Happy 150th Arbor Day, America! Solar Roadways Approved in US & Canada, Launch Alaska, Wynn Resorts Go Solar

by | Apr 8, 2022 | Podcasts, The Climate Daily, Uncategorized

Happy 150th Arbor Day, America! Plus Solar Roadways approved in US & Canada. Meet Launch Alaska, and Wynn Resorts go solar. Oh, and happy International Zoo Day, too!



First off, happy Zoo Lovers Day. Each year on April 8th, National Zoo Lovers Day encourages us to explore our zoos and learn more about zoos and how they strive to help endangered species. Movin’ on…Alaska and the Arctic have an incredibly important role in critical global conversations—and the development and deployment of climate solutions.

That’s why Launch Alaska was founded in 2016. Based in Anchorage, Alaska, it’s a nonprofit deployment accelerator, focused on helping climate tech companies find customers, deploy projects, get revenue, and make an impact in Alaska.

It’s mission is to accelerate the resource revolution — to urgently decarbonize our world by getting solutions to energy, transportation, and industry challenges into use in Alaska.

Through the partnerships that it’s forming and the projects that participating companies embark on, Launch Alaska hopes to acknowledge and honor the past and present land stewardship and place-based knowledge of the peoples of these territories.

The company currently has a portfolio of almost two dozen companies including four water companies, four energy companies and two transportation companies split between two “cohorts.”

Why does Launch Alaska matter to the rest of us in the Lower 48? The challenges the group is tackling in Alaska represent some of the defining global issues of this century: climate change, a thawing and newly accessible Arctic, microgrids and decentralized energy, community resiliency, energy costs and access, ocean vitality, national security, and the transition from an outmoded economy to one suited for the future.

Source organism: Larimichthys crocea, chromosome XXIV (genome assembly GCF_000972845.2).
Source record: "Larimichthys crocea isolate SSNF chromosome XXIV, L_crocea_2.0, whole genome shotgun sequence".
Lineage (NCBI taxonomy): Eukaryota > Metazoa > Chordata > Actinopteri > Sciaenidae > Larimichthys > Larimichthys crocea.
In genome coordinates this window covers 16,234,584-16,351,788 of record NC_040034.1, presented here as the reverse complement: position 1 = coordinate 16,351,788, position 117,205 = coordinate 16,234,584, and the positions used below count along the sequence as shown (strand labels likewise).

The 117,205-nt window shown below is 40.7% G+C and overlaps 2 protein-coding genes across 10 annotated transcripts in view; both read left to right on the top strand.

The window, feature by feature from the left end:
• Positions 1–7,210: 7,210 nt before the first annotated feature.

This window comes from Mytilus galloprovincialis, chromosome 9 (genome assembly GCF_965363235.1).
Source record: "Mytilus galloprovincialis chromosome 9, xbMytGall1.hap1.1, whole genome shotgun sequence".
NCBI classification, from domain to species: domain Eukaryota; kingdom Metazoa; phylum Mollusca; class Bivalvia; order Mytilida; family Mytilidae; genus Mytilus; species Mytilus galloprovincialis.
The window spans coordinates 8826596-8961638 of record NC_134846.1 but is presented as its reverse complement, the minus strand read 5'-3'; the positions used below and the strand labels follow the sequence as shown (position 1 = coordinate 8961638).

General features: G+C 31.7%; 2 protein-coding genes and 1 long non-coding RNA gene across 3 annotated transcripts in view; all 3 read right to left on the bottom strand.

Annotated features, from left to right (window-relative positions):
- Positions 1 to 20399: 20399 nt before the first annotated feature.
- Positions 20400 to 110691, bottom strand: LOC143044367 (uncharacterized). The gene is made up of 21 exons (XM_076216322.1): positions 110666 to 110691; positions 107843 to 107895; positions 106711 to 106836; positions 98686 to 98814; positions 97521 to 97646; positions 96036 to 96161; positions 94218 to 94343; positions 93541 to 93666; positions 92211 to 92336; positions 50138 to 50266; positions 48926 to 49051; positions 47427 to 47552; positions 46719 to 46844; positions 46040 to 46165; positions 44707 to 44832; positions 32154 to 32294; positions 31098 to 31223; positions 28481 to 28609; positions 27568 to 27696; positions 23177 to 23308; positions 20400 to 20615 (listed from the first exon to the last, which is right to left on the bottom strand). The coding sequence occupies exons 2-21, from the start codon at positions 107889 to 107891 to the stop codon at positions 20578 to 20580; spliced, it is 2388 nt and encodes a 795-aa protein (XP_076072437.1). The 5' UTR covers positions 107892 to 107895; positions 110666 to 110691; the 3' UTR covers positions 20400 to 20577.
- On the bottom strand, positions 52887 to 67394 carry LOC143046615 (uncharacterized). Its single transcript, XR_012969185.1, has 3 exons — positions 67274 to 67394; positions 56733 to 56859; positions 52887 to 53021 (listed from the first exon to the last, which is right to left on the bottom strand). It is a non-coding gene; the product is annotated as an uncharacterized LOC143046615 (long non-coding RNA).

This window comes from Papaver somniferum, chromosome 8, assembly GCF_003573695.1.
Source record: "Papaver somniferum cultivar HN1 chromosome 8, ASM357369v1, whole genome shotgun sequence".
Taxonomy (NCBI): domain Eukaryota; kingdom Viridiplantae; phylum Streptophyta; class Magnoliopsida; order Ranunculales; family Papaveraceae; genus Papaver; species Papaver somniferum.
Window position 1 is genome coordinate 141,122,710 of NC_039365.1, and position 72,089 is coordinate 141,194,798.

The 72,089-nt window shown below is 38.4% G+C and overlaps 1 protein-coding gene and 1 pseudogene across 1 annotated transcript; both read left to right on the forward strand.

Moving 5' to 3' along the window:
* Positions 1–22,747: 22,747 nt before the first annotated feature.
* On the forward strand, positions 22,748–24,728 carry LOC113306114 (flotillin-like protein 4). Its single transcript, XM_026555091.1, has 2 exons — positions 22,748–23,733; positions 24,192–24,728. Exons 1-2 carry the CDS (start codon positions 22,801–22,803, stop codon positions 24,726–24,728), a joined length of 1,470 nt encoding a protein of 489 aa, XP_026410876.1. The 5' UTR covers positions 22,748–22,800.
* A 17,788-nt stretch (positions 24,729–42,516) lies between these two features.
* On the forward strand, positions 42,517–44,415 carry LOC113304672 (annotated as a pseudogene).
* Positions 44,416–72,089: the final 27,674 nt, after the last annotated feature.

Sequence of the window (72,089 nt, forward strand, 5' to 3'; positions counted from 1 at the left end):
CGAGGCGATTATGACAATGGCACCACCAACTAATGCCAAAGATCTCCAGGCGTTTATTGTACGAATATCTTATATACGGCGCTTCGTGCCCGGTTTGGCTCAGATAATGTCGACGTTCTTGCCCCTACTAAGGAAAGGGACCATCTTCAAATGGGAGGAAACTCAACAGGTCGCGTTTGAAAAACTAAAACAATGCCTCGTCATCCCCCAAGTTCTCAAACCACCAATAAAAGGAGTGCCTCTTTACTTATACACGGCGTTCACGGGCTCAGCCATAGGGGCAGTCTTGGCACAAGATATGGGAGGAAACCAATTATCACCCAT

DEEPER DIVE: LaunchAlaska, FimusKraft, Nature,



Back in 2021, The Climate Daily reported on how Indiana and Michigan are racing each other to become the first state to build a solar road. It turns out the husband and wife team of Scott and Julie Brusaw, from Idaho, have been in the solar roadway game since 2006. They began their company, Solar Roadways in 2006 after watching Al Gore’s “An Inconvenient Truth.” Julie, who now manages the company’s communications, wondered if roads could be made from solar panels. That’s when Scott, the engineer, got to work.

Their invention: solar panels that can fit together to create a solar parking lot. Each panel is a hexagon and contains a microprocessor which controls different activities such as heating to prevent snow/ice accumulation. In 2011 they were awarded a 2-year $750,000 contract by the U.S. Department of Transportation for more research. 

In January 2022 Solar Roadways received both approval from the Federal Communications Commission (FCC) and its Canadian counterpart the Innovation, Science and Economic Development (ISED). It’s pretty amazing what these panels can do; here’s a short list:

  • Can charge EVs with clean energy
  • Generate energy
  • Remain snow/ice free AND
  • Impervious to potholes
  • Can provide emergency warning system

Why does the Solar Roadways invention matter to us? We love featuring examples of drive and determination when it comes to realizing solutions for living with climate change.  

DEEPER DIVE: Solar Road Ways